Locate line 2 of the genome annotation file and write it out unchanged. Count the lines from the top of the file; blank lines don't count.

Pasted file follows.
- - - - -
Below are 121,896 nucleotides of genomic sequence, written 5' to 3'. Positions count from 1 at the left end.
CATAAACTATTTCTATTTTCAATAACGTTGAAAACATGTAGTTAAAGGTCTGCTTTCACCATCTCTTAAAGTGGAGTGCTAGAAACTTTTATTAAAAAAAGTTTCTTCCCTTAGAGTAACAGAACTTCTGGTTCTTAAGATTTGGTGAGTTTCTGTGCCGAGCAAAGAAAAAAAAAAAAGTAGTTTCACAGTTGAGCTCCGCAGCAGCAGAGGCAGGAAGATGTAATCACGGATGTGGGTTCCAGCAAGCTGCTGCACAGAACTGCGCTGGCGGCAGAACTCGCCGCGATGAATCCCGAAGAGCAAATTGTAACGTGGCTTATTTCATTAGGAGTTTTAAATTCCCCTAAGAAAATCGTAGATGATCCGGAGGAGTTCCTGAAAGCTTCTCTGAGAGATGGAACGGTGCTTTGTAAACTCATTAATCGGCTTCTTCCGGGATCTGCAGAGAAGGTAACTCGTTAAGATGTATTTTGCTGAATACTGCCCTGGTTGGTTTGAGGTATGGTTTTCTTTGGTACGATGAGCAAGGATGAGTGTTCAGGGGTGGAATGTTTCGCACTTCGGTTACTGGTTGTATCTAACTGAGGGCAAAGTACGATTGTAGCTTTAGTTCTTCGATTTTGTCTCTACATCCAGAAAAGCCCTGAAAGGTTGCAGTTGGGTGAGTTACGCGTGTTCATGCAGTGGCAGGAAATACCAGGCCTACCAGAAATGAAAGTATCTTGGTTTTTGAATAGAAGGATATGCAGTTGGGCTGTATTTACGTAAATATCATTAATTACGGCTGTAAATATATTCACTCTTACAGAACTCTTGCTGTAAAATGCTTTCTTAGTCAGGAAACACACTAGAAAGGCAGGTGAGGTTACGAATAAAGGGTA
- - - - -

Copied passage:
CATAAACTATTTCTATTTTCAATAACGTTGAAAACATGTAGTTAAAGGTCTGCTTTCACCATCTCTTAAAGTGGAGTGCTAGAAACTTTTATTAAAAAAAGTTTCTTCCCTTAGAGTAACAGAACTTCTGGTTCTTAAGATTTGGTGAGTTTCTGTGCCGAGCAAAGAAAAAAAAAAAAGTAGTTTCACAGTTGAGCTCCGCAGCAGCAGAGGCAGGAAGATGTAATCACGGATGTGGGTTCCAGCAAGCTGCTGCACAGAACTGCGCTGGCGGCAGAACTCGCCGCGATGAATCCCGAAGAGCAAATTGTAACGTGGCTTATTTCATTAGGAGTTTTAAATTCCCCTAAGAAAATCGTAGATGATCCGGAGGAGTTCCTGAAAGCTTCTCTGAGAGATGGAACGGTGCTTTGTAAACTCATTAATCGGCTTCTTCCGGGATCTGCAGAGAAGGTAACTCGTTAAGATGTATTTTGCTGAATACTGCCCTGGTTGGTTTGAGGTATGGTTTTCTTTGGTACGATGAGCAAGGATGAGTGTTCAGGGGTGGAATGTTTCGCACTTCGGTTACTGGTTGTATCTAACTGAGGGCAAAGTACGATTGTAGCTTTAGTTCTTCGATTTTGTCTCTACATCCAGAAAAGCCCTGAAAGGTTGCAGTTGGGTGAGTTACGCGTGTTCATGCAGTGGCAGGAAATACCAGGCCTACCAGAAATGAAAGTATCTTGGTTTTTGAATAGAAGGATATGCAGTTGGGCTGTATTTACGTAAATATCATTAATTACGGCTGTAAATATATTCACTCTTACAGAACTCTTGCTGTAAAATGCTTTCTTAGTCAGGAAACACACTAGAAAGGCAGGTGAGGTTACGAATAAAGGGTA